Pray? Or prey
nothing fails like prayer, as they say
Staff at King's College London are now being offered counseling and prayers to help them get over the data loss suffered during October's catastrophic IT failure. A month ago, departments across the university suffered “irretrievable data loss” when a 3PAR's one-fault-tolerant RAID Array kicked the bucket. Almost every system …
I wonder if the Chaplain says: "Do not worry my son - it is undoubtedly all part of God's plan" - or "That is God's punishment for your sins".
The former for social sciences data, the latter for real science data. Sadly the arts faculties are unlikely to have data to lose.
Now, ignoring the mechanics of the IT department's ineptitude, people will be searching for a reason, and I think the Chaplaincy WILL be able to offer a reason: God is angry with KCL.
Religion isn't to blame for people being dicks, they manage that all by themselves.
- It does seem to be a primary source of permission for being dicks, just ahead of football, politics and sometimes race/community*.
* I grew up in Northern Ireland, were all of the above were often in alignment.
Would make for a surreal scene in a monster movie:
Angry crowd with torches and pitch forks storm Frankenstein's castle because his monster has wreaked havoc.
Baron Frankenstein then appears on the parapet and announces:
"Good News! I've arranged anger management counseling classes for all!"
I can't claim any credit for this, I saved it from Usenet a long time ago:
All those backups seemed a waste of pay.
Now my database has gone away.
Oh I believe in yesterday.
There's not half the files there used to be,
And there's a milestone hanging over me
The system crashed so suddenly.
I pushed something wrong
What it was I could not say.
Now all my data's gone
and I long for yesterday-ay-ay-ay.
The need for back-ups seemed so far away.
I knew my data was all here to stay
Now I believe in yesterday.
How does this Staffers were informed: “It is now safe to save new work on all drives.” work?
Does it include individuals using their own USB connected hard disks? If why not, because that should give individuals the security of their data they need.
As an aside, did the head of IT get his P45 for the monumental cockup?
"The Chaplaincy has arranged two special drop-in sessions where people can either speak to a Chaplain 1:1, or share experiences with other people affected".
I read that as "Chaplain 1.1" and wondered if "Chaplain 2.0" was a bot on social networking ! Or even...
"Computer, activate Emergency Theolgical Hologram !"
"Please state the nature of the Ecumenical emergency, my son"
(I think we need an "I need to get out more often" icon for such misunderstandings...)
IT Services has pressed ahead with the new back-up system which was going to replace the old one — and which in the actual act of replacing it, managed to destroy the backups — using “next generation technology”.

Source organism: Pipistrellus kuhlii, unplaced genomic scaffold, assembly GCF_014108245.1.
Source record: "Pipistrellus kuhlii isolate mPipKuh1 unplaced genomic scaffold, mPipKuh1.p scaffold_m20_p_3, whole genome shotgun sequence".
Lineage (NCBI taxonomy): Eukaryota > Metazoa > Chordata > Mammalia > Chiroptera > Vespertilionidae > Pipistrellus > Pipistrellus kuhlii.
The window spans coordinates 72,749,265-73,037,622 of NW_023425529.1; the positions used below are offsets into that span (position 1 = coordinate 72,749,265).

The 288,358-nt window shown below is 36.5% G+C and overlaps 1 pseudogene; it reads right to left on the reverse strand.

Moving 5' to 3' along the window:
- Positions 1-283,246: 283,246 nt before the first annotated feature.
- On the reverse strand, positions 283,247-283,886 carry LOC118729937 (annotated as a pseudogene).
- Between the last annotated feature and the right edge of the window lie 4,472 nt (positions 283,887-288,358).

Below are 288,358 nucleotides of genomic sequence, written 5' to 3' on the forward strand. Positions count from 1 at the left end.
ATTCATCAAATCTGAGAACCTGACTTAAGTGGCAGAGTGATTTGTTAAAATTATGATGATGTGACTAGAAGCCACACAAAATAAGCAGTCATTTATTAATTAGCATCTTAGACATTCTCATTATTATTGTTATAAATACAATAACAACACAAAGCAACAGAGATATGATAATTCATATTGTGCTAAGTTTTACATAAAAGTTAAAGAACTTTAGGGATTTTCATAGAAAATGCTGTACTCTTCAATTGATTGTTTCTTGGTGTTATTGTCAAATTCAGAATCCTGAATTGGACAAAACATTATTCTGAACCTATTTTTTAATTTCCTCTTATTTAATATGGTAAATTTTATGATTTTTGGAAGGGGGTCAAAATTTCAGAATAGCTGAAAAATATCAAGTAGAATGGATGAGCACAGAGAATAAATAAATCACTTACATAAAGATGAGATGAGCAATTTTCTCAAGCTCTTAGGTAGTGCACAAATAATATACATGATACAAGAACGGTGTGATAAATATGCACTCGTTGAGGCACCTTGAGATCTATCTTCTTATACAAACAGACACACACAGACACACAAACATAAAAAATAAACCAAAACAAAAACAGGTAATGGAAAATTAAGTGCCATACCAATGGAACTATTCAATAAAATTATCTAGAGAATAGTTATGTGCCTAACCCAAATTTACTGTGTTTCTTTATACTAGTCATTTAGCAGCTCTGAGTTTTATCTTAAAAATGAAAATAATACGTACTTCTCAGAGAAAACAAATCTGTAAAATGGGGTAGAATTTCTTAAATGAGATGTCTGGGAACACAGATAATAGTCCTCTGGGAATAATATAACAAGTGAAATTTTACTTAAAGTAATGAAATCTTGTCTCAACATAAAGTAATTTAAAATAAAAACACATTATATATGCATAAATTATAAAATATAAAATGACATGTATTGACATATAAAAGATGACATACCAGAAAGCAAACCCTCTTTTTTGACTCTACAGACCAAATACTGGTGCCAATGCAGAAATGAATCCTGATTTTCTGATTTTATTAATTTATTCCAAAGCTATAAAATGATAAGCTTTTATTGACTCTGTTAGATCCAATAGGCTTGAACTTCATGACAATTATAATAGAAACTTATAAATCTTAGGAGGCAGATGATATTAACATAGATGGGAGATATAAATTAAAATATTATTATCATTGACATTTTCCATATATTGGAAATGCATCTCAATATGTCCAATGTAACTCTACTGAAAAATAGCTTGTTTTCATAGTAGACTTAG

So the new tech wiped out the data from the old tech???? Or is it the new tech can't read the old tech's data? I hope there's a serious flogging in store for someone then for not testing compatibility.
RAID is not backup - it's redundancy against some hardware component failure
Disk/Volume Mirroring is not backup - it's resiliency against loss of source disk, but will still happily replicate corruptions and deletions of data
The only way to do this is make a regular, complete copy of your data sets, logically separate to the source data, preferably in an offsite location, that cannot be overwritten (unless it's expired and replaced by other copies elsewhere by design/policy).
Backup products are with big tape silos and disk silos and de-duplication tech are not cheap, and not always 100% reliable, but they are very necessary insurance policy over disk failure, data corruption and user error.
Can we take this opportunity to discuss our own domestic data backup arrangements and weigh them up? I'll start:
Main resource is a dlink NAS with 2x 2Tb drives in RAID , once weekly a vbscript/robocopy copies this data alternately to
1) Another dlink NAS with a single 2tb drive in
2) A 2tb drive stuck in the back of one of my computers,
So i have 4 x 2tb drives with the same data on . Am i safe? ...must move that 2nd NAS to the garage really for off site storage
Seems like you're covered for everything except a house fire, burglary, electrical surge and virus that attacks D-Link NAS boxes.
Unless your data is almost worthless, which doesn't sound like the case here, it's worth paying for an offsite backup service. The one I use costs £4 a month and definitely works, having had my laptop's SSD fail shortly after my NAS was misplaced in a house move. I don't think Mrs Coward would ever have forgiven me if I'd lost 400GB of photos.
> Can we take this opportunity to discuss our own domestic data backup arrangements and weigh them up?
Main resource is a 4U rackmount server, running freeBSD and ZFS (24TB RAM, 6 core AMD), and 4 * 3TB raidz2 for main storage, 3x 1TB raid0 for scratch, with a UPS. Main file server, and runs quite a few VMs and background processing.
- daily snapshot && backup to a 6TB external drive
- monthly full zfs backup to another 6TB external drive
- weekly rsync's of core data to my friends server in France (and in return he syncs his backups to my machine, bit of a virtual "disk swap" backup on each others boxes going on).
So far have suffered lightning strikes, floods, two massive array failures and an over active squirrel without losing data. ZFS in particular is amazing, as it can restrict failures to block level, so even when array was trashed, 70% of the data was still accessible because different parts of different disks had failed. So far have had to restore from external disk twice.